In regards to drones and self-driving vehicles, I don’t know if drones would be the best choice for our weather.

Not only does it get quite cold in most of Canada’s major cities during the winter, it also gets quite windy.

Those who have tried to take digital photographs in the cold here can attest to issues related to draining batteries and I’m sure that drones would be constantly slammed on the side of buildings and into trees by the wind in my suburb. We even get the occasional microburst here.

Self-driving vehicles are currently being tested in my community and I’m expecting pizza/food delivery to be the first service in my area to take advantage of this new technology. But I doubt I’ll be seeing drones delivering goods in my area before 2020, especially fragile items.

The Transport Canada regulations to fly drones are quite tight and I believe we are more likely to get deliveries from our grocery stores and pharmacies in normal vehicles for quite some time. Several of my local grocery stores have only recently started offering click and collect services.

I personally don’t see many advances in music retail either.

As you may or may not know, I had originally wanted to have a career in music retailing. But when the MP3 came along I knew stores would likely go online.

Vinyl sales will continue to expand slightly until higher resolution recordings become the norm and offer the depth of vinyl. And High Definition radio will eventually become the norm, requiring consumers to purchase equipment to listen to the higher resolution recordings, although most stations will likely continue to broadcast in FM and simply include high definition recording data on the same signal.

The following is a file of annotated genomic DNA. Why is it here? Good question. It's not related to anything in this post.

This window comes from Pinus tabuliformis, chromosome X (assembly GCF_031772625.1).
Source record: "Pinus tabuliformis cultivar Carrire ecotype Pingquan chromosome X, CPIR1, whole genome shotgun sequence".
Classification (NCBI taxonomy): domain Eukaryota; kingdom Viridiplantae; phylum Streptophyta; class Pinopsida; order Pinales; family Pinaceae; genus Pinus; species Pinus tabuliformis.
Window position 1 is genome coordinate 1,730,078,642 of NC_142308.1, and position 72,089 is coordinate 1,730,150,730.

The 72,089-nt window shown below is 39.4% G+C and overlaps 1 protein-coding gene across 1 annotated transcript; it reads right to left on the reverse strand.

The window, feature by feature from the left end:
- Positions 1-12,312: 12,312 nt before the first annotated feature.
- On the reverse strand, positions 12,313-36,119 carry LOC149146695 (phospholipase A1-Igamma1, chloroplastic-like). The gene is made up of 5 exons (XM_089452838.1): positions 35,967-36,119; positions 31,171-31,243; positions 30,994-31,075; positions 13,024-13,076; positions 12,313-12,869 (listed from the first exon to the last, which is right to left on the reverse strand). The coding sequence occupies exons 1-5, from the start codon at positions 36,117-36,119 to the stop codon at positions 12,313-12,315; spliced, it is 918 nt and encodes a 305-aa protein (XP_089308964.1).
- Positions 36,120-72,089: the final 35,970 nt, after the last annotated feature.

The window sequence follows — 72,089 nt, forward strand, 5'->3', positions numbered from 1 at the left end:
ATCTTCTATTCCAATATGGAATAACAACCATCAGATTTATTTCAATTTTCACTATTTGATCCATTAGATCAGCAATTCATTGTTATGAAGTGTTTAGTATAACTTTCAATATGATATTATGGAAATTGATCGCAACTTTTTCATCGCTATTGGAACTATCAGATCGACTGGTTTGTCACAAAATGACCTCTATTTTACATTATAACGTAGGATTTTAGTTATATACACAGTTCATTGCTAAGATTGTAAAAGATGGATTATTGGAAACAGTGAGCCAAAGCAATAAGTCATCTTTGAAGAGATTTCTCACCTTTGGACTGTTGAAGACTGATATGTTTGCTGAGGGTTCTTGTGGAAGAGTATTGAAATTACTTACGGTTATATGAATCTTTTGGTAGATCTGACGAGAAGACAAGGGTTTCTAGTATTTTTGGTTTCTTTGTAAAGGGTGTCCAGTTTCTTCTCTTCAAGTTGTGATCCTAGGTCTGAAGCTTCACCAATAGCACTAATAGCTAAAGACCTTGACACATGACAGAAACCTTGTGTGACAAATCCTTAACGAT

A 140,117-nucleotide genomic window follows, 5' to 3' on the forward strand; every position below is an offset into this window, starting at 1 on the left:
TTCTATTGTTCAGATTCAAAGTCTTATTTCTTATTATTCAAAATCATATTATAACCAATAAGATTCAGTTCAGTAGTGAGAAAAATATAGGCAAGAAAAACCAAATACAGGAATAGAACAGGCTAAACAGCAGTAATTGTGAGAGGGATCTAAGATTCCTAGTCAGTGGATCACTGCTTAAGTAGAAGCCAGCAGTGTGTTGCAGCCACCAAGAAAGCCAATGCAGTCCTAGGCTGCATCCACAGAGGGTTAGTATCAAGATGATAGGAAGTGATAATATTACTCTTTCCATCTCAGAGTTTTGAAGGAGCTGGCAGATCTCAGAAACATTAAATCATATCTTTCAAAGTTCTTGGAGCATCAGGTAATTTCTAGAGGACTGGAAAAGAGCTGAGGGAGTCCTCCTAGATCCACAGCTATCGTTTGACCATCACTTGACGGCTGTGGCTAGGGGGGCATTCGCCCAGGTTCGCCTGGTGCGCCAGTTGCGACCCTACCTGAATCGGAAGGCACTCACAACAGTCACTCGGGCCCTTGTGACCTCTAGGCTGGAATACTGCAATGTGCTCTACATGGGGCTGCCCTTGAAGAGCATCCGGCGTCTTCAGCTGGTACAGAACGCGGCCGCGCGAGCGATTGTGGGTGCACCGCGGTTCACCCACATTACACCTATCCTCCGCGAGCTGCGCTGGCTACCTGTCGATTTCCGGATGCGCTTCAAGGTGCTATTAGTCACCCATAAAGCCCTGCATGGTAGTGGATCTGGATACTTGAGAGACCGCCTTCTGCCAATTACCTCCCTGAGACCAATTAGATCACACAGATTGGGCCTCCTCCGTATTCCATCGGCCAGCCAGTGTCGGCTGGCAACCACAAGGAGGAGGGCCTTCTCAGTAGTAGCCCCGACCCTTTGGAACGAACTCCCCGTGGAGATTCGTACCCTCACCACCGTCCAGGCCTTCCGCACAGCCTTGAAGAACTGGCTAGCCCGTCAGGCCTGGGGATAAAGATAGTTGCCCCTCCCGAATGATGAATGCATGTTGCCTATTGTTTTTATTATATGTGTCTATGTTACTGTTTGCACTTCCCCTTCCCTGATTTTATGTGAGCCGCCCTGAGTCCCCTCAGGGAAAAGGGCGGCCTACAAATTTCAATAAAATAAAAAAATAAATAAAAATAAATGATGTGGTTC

I don’t believe Canada will follow Norway’s example and go all digital because we haven’t gone all digital when it comes to television in the minor markets. And the government will probably want as much access to Canadians as possible for emergency and weather-related broadcasts so I won’t personally be purchasing an HD radio compatible device for some time.

Even if I wanted to purchase a receiver now they’re over $100 at the moment and there are only three of four HD radio stations in my city. It just isn’t a priority for most and will not likely be until well past 2020, although virtual reality multi-cam live concerts could be a “thing” soon.

4k cameras are getting incredibly compact and can be placed in multiple discrete locations at venues, enabling broadcasts to fans via the internet now. Mostly static front row, mezzanine, and other multiple angle shots but we can just imagine what they’ll be able to do soon with VR headsets. 360-degree 4k live shots of entire performances from the front row or stage, perhaps?

I don’t expect everything to happen next year but it’ll be quite interesting after 2020.